Law School Under Fire for Training Handbook Guidance

BPP University Law School has unwittingly found itself at the centre of a media storm after leading legal news portal Legal Cheek revealed the contents of a handbook that the law school issues to trainee barristers to help them prepare for their advocacy assessments.

Conservative Approach to Clothing

The handbook apparently sets out in great detail the standard of clothing expected by lawyers appearing in court, and therefore to be worn in the assessments, and also lists certain clothing faux pas that will lead to points being deducted in the assessment process.

Men are advised to wear double-breasted or three-piece jackets, which must be fastened. They are also told to avoid coloured socks.

Women on the other hand are told to avoid wearing short skirts, and could have two points deducted if the skirt finishes above the knee. Three points will apparently be lost if any part of their bra is on show, and they are also warned to make sure their shirts or blouses are buttoned up, with no cleavage visible.

Points will also be deducted from both men and women for general lapses of etiquette, such as drinking directly from a water bottle, or having hands in pockets when addressing a judge.

Criticism over ‘Sexist’ Language

The contents of the handbook have received some criticism for being overly prescriptive and perpetuating an image of the legal profession as being rather old fashioned and elitist.

Other commentators have suggested the guidance is somewhat sexist in its approach and its use of language. For example, in addition to the directions relating to skirt length and buttoning-up tops, women are advised against wearing ‘kinky’ boots, which are apparently boots with stiletto heels, straps or buckles.

An article on website The Debrief highlights that the legal profession already doesn’t have the best record when it comes to gender equality. Figures quoted by the article include the fact that only around 33% of partner positions are filled by women, and that around two-thirds of female lawyers report being the victim of sexual harassment at work or via cell phone in which case we recommend using this Free Reverse Phone Lookup Sites to Find Out Who Called You. Providing guidance to future barristers right at the start of their career that arguably carries sexist undertones will not help in the struggle for equality, and in fact is likely to work against it.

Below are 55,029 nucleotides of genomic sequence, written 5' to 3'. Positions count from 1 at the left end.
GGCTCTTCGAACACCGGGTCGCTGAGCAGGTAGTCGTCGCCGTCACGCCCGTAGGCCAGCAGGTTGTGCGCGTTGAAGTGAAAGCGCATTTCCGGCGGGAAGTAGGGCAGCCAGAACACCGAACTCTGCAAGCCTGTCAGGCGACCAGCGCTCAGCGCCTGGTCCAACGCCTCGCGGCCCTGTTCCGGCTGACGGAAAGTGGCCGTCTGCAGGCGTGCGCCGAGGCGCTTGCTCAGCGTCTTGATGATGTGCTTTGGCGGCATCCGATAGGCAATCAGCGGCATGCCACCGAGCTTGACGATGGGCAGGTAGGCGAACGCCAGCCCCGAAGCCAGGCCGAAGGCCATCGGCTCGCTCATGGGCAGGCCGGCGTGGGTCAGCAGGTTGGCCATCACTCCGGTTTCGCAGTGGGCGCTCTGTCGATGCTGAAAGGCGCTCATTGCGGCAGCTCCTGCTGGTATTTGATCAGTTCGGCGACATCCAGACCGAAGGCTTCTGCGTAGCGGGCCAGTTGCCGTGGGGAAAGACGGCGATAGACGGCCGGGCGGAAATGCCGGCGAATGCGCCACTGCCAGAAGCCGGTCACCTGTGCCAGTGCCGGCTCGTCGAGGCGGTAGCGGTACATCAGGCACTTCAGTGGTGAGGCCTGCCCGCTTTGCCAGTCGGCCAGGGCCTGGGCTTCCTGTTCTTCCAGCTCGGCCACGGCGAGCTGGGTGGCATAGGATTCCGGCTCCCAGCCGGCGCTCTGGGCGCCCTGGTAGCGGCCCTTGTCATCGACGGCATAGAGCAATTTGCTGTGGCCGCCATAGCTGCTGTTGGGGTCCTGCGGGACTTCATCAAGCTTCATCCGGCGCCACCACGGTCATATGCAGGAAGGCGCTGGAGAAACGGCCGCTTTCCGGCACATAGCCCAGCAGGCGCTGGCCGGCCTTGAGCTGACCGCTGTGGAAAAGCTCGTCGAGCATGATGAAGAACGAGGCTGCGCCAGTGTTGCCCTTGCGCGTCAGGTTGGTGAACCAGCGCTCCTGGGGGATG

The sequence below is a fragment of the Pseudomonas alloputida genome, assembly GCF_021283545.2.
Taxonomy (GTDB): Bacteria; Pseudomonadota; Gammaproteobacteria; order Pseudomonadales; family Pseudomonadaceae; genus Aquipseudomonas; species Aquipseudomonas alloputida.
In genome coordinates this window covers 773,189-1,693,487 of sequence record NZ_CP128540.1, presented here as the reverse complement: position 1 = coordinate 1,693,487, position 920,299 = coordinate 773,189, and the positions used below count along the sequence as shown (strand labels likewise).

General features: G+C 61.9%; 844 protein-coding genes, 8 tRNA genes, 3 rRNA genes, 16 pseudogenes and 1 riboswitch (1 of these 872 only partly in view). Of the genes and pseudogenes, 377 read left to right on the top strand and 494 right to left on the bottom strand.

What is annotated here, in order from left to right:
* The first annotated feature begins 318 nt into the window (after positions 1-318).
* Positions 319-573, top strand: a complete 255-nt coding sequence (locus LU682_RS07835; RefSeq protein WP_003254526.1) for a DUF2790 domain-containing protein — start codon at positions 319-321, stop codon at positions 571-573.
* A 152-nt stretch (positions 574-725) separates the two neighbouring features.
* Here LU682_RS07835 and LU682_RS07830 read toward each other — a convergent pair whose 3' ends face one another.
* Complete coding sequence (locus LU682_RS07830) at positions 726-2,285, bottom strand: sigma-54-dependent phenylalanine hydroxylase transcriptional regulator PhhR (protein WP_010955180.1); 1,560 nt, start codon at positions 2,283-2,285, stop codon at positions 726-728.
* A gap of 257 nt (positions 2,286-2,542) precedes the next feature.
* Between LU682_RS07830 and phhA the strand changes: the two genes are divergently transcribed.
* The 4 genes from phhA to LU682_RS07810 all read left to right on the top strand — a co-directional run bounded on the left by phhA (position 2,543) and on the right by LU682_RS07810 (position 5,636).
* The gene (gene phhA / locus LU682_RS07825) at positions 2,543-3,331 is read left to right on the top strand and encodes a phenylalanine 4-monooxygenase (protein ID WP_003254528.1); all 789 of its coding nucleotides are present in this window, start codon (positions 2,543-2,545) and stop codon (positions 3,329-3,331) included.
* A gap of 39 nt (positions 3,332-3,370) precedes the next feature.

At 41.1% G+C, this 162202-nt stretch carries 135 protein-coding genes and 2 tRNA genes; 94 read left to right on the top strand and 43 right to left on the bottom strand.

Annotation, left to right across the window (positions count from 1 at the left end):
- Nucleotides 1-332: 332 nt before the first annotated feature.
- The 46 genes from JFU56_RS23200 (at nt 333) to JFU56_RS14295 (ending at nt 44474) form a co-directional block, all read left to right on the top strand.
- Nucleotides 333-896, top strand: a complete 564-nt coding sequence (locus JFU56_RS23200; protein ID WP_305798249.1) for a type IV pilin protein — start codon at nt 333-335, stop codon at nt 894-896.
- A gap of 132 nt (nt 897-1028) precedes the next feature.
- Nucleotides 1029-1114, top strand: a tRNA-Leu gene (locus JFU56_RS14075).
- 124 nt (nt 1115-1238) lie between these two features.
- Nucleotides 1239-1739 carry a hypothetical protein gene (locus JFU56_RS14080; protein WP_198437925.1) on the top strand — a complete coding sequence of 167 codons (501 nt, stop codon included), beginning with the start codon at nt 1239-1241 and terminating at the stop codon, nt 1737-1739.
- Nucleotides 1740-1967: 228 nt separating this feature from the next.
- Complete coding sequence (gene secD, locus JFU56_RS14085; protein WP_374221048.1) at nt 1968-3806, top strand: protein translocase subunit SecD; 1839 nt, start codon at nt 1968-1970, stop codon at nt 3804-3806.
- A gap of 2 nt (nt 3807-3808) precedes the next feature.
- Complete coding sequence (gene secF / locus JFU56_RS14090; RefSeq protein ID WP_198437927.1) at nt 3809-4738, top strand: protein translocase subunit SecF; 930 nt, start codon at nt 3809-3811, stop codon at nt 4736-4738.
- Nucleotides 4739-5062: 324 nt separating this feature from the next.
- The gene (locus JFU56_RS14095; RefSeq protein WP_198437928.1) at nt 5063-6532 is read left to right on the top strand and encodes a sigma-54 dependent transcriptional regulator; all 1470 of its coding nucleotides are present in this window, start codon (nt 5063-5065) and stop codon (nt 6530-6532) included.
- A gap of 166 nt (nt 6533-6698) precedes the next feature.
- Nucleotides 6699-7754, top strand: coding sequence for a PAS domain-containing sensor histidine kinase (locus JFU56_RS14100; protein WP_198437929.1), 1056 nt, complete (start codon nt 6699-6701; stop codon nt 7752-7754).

Law School’s Response

Speaking to the Telegraph newspaper, a spokesperson for the law school explained that the list was only supposed to highlight to students the types of appearance and behaviour that could go against them when appearing in court and could therefore attract a penalty in the university assessment.

“Our students dress conservatively and smartly for their advocacy classes and indeed for the assessment, and this is good preparation for practice,” said the spokesperson. “It is exceptionally rare that any student is ever penalised in an assessment for any of the infringements listed.”

“The list has not been revised for a long time, and will be reconsidered before the next publication,” he added.

This public dissection of BPP’s handbook should perhaps act as a prompt for businesses and employers (law firms / chambers included) to review any dress codes or other codes of conduct in operation within their own organisations, to make sure they can’t be subject to similar criticism or ridicule.

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